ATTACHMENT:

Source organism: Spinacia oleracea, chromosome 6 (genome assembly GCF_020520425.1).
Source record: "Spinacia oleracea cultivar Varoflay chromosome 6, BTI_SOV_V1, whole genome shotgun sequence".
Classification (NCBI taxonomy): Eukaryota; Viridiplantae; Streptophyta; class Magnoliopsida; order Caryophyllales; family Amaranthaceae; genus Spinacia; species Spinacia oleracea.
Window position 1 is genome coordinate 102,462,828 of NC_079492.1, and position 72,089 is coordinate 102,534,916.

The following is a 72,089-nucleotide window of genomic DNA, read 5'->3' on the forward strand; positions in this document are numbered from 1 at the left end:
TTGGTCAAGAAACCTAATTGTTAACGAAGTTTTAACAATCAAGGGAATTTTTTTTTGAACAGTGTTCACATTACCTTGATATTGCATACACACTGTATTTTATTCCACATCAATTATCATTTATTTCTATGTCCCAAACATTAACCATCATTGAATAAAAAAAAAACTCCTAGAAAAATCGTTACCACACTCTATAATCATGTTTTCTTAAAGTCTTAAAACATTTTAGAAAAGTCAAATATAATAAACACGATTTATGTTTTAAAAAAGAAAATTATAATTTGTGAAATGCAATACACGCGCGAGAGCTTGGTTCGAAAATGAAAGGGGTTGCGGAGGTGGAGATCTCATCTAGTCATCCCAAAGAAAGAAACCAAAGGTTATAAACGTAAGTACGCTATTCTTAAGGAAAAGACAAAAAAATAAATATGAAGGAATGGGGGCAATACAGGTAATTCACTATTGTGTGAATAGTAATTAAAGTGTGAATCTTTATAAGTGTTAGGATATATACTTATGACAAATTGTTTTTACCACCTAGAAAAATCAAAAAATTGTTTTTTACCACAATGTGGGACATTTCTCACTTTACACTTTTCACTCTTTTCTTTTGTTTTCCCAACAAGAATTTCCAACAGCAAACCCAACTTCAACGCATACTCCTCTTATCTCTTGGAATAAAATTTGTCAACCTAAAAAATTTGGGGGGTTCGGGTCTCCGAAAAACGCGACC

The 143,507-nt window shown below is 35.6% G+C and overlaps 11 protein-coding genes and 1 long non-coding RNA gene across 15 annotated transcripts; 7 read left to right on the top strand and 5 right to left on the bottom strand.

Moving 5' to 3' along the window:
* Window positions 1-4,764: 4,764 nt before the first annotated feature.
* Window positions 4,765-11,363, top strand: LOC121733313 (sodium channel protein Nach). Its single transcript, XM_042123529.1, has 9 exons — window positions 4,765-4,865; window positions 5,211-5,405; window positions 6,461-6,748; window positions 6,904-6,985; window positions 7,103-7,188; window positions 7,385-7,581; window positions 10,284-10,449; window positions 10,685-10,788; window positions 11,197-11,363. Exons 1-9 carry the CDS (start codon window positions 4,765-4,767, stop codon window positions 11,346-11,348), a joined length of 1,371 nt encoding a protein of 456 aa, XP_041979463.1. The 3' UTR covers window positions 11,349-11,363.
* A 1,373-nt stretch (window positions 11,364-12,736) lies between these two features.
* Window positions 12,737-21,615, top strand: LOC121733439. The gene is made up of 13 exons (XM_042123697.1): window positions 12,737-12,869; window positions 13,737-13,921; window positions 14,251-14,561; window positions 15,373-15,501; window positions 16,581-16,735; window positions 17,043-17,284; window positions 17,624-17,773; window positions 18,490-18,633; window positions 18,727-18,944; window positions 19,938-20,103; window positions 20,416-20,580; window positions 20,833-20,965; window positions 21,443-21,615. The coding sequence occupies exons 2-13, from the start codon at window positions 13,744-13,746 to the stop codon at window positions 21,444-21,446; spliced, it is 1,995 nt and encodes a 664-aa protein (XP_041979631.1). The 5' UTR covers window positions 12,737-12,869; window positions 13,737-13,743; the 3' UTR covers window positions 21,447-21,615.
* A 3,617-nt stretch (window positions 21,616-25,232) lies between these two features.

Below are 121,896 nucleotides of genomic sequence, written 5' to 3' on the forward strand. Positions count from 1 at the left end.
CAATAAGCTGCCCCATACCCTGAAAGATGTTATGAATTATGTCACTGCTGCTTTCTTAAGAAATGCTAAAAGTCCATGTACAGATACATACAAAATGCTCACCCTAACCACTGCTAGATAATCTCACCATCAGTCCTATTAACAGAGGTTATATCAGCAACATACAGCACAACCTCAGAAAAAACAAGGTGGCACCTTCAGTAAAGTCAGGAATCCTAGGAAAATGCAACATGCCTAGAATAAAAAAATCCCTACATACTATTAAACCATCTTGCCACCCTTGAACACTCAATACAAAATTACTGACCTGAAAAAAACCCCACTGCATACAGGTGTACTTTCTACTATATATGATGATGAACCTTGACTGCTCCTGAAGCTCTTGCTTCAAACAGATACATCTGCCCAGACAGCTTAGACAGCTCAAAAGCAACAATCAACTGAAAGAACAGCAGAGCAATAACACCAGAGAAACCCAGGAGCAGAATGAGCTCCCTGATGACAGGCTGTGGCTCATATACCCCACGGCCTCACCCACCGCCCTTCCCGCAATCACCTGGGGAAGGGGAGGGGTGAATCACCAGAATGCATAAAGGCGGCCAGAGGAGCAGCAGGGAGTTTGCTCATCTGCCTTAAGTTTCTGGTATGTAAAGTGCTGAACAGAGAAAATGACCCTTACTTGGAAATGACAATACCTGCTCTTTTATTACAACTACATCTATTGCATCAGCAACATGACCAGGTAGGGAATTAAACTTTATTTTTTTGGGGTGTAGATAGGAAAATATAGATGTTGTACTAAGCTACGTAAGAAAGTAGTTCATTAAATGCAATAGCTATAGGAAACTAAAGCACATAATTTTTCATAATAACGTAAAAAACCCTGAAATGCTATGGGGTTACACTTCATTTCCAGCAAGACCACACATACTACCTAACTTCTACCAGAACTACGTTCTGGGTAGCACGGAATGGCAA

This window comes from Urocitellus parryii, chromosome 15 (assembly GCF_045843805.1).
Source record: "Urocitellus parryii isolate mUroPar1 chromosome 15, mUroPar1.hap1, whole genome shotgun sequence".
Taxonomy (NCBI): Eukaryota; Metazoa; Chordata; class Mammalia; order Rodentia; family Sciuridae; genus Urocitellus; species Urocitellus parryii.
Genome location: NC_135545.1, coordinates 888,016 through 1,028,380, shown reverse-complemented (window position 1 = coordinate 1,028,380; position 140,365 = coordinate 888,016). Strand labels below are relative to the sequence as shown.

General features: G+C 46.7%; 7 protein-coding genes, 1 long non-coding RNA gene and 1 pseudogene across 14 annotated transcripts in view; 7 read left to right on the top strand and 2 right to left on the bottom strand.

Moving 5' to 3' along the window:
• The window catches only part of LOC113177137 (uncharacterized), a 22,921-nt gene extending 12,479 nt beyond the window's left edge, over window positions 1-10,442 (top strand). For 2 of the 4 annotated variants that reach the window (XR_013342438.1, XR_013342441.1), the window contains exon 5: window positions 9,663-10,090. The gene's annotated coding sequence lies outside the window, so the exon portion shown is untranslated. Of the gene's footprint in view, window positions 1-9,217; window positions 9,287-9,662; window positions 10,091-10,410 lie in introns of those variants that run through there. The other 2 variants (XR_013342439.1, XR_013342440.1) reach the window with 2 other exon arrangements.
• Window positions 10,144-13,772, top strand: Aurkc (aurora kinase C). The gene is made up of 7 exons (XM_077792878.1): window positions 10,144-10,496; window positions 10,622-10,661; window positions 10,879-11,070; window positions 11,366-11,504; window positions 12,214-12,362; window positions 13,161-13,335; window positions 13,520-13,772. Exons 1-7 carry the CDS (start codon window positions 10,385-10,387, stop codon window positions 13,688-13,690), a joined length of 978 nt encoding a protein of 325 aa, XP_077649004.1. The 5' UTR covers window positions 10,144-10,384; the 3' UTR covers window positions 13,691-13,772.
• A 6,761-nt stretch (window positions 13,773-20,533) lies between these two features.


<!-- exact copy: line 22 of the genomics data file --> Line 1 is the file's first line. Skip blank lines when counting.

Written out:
• The window catches only part of LOC113177137 (uncharacterized), a 22,921-nt gene extending 12,479 nt beyond the window's left edge, over window positions 1-10,442 (top strand). For 2 of the 4 annotated variants that reach the window (XR_013342438.1, XR_013342441.1), the window contains exon 5: window positions 9,663-10,090. The gene's annotated coding sequence lies outside the window, so the exon portion shown is untranslated. Of the gene's footprint in view, window positions 1-9,217; window positions 9,287-9,662; window positions 10,091-10,410 lie in introns of those variants that run through there. The other 2 variants (XR_013342439.1, XR_013342440.1) reach the window with 2 other exon arrangements.